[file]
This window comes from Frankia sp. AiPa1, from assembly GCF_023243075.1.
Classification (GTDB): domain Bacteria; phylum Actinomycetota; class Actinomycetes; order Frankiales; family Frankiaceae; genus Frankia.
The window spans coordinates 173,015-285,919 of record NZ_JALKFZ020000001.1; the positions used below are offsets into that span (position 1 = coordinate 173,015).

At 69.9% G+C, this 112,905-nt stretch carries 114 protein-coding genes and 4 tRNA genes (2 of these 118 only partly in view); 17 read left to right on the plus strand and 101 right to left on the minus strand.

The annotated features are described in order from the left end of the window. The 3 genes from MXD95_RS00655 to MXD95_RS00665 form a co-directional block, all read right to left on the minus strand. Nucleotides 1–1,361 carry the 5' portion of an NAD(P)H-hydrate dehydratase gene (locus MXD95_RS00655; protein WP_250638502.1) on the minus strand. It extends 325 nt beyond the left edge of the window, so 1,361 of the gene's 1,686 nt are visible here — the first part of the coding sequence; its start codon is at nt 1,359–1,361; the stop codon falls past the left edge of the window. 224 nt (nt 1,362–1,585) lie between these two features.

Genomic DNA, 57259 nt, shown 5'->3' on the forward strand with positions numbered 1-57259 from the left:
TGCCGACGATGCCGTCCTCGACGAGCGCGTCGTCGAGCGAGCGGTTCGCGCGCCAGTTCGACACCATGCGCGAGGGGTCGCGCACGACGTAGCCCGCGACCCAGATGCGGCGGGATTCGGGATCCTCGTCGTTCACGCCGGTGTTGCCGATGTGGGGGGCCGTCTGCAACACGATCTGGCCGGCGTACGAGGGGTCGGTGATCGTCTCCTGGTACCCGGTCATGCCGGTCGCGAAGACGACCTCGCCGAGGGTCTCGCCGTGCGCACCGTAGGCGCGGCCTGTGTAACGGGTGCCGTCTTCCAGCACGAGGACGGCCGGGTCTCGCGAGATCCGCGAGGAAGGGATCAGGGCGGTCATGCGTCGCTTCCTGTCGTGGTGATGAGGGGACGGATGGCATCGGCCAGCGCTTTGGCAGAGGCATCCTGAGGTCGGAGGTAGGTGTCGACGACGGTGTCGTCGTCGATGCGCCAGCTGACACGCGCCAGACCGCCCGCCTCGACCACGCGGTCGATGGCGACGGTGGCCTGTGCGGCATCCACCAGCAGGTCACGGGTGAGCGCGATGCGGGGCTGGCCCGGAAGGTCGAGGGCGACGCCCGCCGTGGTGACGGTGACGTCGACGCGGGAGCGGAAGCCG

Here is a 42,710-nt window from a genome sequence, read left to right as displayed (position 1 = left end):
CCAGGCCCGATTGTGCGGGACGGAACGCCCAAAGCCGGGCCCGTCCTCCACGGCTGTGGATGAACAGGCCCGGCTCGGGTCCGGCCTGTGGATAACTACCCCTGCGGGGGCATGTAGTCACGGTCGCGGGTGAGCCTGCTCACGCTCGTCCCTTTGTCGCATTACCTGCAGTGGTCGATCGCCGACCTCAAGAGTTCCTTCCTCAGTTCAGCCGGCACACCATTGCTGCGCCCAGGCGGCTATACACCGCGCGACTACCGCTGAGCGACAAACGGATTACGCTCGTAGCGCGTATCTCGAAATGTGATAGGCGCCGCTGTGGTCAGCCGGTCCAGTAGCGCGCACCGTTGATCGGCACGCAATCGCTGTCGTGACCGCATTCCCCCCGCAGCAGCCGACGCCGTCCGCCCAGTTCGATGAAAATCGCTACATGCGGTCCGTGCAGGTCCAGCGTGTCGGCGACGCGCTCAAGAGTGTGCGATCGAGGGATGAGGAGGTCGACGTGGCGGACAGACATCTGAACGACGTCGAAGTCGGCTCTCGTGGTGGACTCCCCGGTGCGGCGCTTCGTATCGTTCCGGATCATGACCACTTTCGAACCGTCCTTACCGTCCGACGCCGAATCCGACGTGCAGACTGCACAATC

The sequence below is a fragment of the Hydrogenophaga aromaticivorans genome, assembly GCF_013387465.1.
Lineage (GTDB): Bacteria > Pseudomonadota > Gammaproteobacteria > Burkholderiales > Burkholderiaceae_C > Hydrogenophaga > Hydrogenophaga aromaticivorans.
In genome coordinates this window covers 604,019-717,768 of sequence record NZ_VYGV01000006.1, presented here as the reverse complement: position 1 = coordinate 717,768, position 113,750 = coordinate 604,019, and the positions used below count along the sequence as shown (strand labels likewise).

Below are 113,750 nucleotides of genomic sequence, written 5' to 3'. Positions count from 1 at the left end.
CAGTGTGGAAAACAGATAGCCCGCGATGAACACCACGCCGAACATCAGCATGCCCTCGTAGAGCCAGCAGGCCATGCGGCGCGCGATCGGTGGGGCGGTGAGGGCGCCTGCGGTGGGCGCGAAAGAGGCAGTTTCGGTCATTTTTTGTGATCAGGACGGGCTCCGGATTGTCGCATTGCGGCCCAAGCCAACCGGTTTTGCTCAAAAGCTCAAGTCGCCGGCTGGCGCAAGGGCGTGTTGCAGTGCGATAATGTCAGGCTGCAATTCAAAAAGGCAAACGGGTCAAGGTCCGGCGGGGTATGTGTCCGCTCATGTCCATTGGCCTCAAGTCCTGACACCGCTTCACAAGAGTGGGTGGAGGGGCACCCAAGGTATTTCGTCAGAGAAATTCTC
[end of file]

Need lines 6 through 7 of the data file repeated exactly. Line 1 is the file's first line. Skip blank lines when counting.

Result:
Genomic DNA, 57259 nt, shown 5'->3' on the forward strand with positions numbered 1-57259 from the left:
TGCCGACGATGCCGTCCTCGACGAGCGCGTCGTCGAGCGAGCGGTTCGCGCGCCAGTTCGACACCATGCGCGAGGGGTCGCGCACGACGTAGCCCGCGACCCAGATGCGGCGGGATTCGGGATCCTCGTCGTTCACGCCGGTGTTGCCGATGTGGGGGGCCGTCTGCAACACGATCTGGCCGGCGTACGAGGGGTCGGTGATCGTCTCCTGGTACCCGGTCATGCCGGTCGCGAAGACGACCTCGCCGAGGGTCTCGCCGTGCGCACCGTAGGCGCGGCCTGTGTAACGGGTGCCGTCTTCCAGCACGAGGACGGCCGGGTCTCGCGAGATCCGCGAGGAAGGGATCAGGGCGGTCATGCGTCGCTTCCTGTCGTGGTGATGAGGGGACGGATGGCATCGGCCAGCGCTTTGGCAGAGGCATCCTGAGGTCGGAGGTAGGTGTCGACGACGGTGTCGTCGTCGATGCGCCAGCTGACACGCGCCAGACCGCCCGCCTCGACCACGCGGTCGATGGCGACGGTGGCCTGTGCGGCATCCACCAGCAGGTCACGGGTGAGCGCGATGCGGGGCTGGCCCGGAAGGTCGAGGGCGACGCCCGCCGTGGTGACGGTGACGTCGACGCGGGAGCGGAAGCCG